The Settlement has a proud history of building bridges between Aboriginal and non-Aboriginal communities. The number of Aboriginal families using the Settlement increased in the 1960s. In 1967 a homework centre was set up 'for black and white' in cooperation with the Foundation for Aboriginal Affairs. The upstairs library was converted to a meeting and reading room, and a craft room was to follow.
There had been increasing numbers of Aboriginal families moving to the city at this time. Little support was in place for them, other than what they organised themselves, and overcrowding and homelessness increased.
The Block was created in nearby Redfern in 1973 after a successful lobby when the Federal Government funded the purchase of the first 26 houses for Aboriginal housing. The Edward Street residences gradually switched from being cheap digs for student volunteers to low income housing and in the 1970s the Settlement also focused on newly arrived immigrants.
Throughout the 70s and 80s The Settlement played a role in providing refuge, helping people to regain identity, drug and alcohol referral, community development, and continuing to provide a meeting place for a wide variety of groups. At the same time the hall was a popular venue for musical, dance, theatrical and political events.
In 1985 there was a mural painting project on the Vine Street exterior of No 1 Edward Street with Fiona Foley and Avril Quaill. Also in the late 1980s artists from the newly established Boomalli Aboriginal Arts Cooperative, then located in Chippendale - Jeff Samuels, Fiona Foley and Sheryl Parnell gave expression to the new Aboriginal pride of identity of the Settlement by painting a mural on the facade of No 17 Edward Street.
The mural tradition continued. Murals were painted inside the hall by artists including some in the kitchen designed by Jody Davis in 1994. Young people from The Settlement were also involved in a number of other projects including the mural on the station side of the Lawson St Bridge in 1998. Facilities for young adults were strengthened with the introduction of Muralappi camps and in 2003 a youth room was refurbished.
Increasing gentrification led to problems for the Settlement in the last decade and a half. In 2004 the management committee came under the control of a group of people, many of whom owned property in Edward Street, who attempted to sell the properties. The exterior mural painted by now internationally renowned artists was unlawfully 'whited out'.
Supporters strengthened the Friends of the Settlement and worked to remedy the situation. A private member's bill was rushed through the NSW Parliament to prevent property being sold without the consent of members and the contracts for sale were rejected as invalid and terminated. A special general meeting elected a new management committee, and work began in 2005 to restore confidence. Plans were drawn up for refurbishment of the hall, and renovation was completed in 2012.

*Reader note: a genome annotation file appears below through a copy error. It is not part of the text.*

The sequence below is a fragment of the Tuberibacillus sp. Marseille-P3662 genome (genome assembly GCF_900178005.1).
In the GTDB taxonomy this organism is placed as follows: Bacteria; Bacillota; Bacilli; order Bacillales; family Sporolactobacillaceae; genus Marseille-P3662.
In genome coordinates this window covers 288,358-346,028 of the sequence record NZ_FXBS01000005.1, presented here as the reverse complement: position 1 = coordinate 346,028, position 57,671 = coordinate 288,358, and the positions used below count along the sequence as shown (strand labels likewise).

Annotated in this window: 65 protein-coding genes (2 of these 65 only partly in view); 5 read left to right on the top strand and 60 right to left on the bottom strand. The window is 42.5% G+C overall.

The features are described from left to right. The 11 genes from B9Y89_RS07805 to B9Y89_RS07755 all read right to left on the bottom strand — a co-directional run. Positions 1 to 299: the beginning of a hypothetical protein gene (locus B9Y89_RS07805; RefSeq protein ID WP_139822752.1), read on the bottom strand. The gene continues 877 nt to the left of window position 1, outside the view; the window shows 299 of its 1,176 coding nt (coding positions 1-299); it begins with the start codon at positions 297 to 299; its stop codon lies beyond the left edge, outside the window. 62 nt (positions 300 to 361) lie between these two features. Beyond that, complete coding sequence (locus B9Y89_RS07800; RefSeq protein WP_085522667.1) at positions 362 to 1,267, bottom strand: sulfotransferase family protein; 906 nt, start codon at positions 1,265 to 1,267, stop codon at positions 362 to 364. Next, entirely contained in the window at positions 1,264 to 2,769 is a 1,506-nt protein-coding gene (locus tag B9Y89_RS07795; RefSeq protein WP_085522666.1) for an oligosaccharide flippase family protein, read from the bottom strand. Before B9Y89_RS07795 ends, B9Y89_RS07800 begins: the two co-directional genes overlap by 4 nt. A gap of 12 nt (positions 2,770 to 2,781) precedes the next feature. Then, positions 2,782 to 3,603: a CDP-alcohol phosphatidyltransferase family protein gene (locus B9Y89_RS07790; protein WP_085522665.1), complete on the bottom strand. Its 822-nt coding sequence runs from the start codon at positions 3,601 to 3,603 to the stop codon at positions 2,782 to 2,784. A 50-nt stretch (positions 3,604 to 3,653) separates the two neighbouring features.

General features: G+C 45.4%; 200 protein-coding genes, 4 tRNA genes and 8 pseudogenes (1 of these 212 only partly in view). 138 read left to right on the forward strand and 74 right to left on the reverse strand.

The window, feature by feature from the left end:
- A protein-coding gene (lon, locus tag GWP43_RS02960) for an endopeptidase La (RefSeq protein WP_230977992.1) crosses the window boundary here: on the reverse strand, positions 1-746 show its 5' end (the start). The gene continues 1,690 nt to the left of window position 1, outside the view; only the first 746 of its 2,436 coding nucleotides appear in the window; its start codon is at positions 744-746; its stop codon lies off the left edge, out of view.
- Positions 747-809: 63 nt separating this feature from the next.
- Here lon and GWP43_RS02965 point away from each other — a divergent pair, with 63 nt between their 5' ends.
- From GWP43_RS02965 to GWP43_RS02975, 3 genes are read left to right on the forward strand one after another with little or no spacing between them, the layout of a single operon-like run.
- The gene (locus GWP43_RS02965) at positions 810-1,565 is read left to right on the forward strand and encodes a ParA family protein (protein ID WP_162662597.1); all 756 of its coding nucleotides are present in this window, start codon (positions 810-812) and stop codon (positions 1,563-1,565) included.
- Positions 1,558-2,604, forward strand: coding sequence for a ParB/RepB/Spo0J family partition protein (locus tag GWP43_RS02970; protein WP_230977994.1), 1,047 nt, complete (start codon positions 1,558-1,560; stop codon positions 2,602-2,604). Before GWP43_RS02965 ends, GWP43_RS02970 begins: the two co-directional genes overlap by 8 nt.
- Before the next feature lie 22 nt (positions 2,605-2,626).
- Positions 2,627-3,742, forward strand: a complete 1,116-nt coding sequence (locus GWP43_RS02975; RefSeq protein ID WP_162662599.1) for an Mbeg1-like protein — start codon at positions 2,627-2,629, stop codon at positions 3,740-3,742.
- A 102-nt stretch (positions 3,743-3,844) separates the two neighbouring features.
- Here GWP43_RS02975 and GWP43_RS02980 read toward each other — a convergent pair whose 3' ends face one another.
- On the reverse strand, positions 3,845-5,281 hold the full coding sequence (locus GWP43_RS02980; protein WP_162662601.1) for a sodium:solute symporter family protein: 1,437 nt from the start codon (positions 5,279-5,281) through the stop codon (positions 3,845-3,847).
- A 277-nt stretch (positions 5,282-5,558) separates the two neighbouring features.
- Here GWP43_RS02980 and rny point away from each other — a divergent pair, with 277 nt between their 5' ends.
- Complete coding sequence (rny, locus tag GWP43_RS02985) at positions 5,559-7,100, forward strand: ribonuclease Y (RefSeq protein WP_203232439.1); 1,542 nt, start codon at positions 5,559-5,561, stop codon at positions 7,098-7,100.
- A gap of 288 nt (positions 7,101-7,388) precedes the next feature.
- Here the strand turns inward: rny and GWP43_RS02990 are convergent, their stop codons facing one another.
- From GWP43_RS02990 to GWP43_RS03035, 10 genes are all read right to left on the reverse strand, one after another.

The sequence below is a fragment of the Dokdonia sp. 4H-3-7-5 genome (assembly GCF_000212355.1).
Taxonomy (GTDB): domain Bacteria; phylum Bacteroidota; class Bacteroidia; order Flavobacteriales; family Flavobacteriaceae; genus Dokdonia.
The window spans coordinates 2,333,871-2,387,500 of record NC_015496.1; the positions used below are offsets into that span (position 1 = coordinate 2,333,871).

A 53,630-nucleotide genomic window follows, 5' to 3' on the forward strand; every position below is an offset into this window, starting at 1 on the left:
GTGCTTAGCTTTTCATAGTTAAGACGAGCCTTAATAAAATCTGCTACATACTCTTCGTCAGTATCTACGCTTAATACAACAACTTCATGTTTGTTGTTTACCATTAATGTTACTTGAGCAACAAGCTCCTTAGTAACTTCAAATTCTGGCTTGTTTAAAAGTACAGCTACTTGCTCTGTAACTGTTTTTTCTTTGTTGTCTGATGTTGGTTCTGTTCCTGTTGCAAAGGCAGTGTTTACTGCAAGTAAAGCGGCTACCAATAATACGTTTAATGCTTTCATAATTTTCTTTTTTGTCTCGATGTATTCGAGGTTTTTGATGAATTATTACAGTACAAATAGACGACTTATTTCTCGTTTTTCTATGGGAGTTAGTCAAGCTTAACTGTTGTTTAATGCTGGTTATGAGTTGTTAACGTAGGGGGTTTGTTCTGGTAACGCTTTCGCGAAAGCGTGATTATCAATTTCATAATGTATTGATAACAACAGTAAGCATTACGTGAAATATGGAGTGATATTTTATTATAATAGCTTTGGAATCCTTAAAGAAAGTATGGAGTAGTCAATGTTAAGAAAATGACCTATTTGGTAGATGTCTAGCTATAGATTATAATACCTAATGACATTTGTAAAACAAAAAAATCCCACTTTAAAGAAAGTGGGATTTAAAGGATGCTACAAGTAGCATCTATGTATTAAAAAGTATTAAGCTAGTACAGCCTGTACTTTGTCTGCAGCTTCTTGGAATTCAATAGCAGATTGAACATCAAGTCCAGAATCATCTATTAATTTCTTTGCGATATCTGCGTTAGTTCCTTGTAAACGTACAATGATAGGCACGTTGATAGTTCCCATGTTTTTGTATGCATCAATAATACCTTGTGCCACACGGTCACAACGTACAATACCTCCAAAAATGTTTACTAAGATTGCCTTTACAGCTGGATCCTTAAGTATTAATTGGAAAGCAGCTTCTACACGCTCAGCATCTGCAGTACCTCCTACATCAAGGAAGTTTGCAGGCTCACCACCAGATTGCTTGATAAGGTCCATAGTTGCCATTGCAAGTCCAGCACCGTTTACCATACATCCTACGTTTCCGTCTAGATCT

The Settlement has a long history of working in the community and drawing support from its members, giving back through programs and adding depth and richness to the culture. This has never changed and continues to motivate The Settlement’s activities today.
Download the full book here: ‘The Settlement: A History of The Sydney University Settlement’, by Roma Williams. University of Sydney, 1988.
Today, The Settlement’s presence in the Darlington area is more important as it has ever been, as the community undergoes another modern day industrialization as significant and as transformative when the movement first started in the 1890s.
Sydney’s great property boom of the last 15-20 years has brought young families and hard working professionals into the area seeking to stake their claims for a better life. These newcomers bring similar hopes, dreams and struggles as the generations before them.
In 2014 The Settlement undertook an audit of the community to better understand the backgrounds and challenges affecting the locals in the area. During the audit process The Settlement reached out to people of all backgrounds and nationalities who are stretched both in terms of their financial situations and their time, as they work in demanding jobs and keep ahead of onerous mortgage payments.
As part of the audit process The Settlement hosted a series of dinner table conversations in the 'Elders Room' around the old dining tabe where people in the community have met for almost a decade to hear what the residents living the immediate and surrounding area had to say.
It’s no surprise that what came out of those conversations was a resounding desire to live in a community where families and individuals can learn and grow from each other as well as feel safe and protected. These are the very tenets The Settlement grew from and continues to preserve to this day.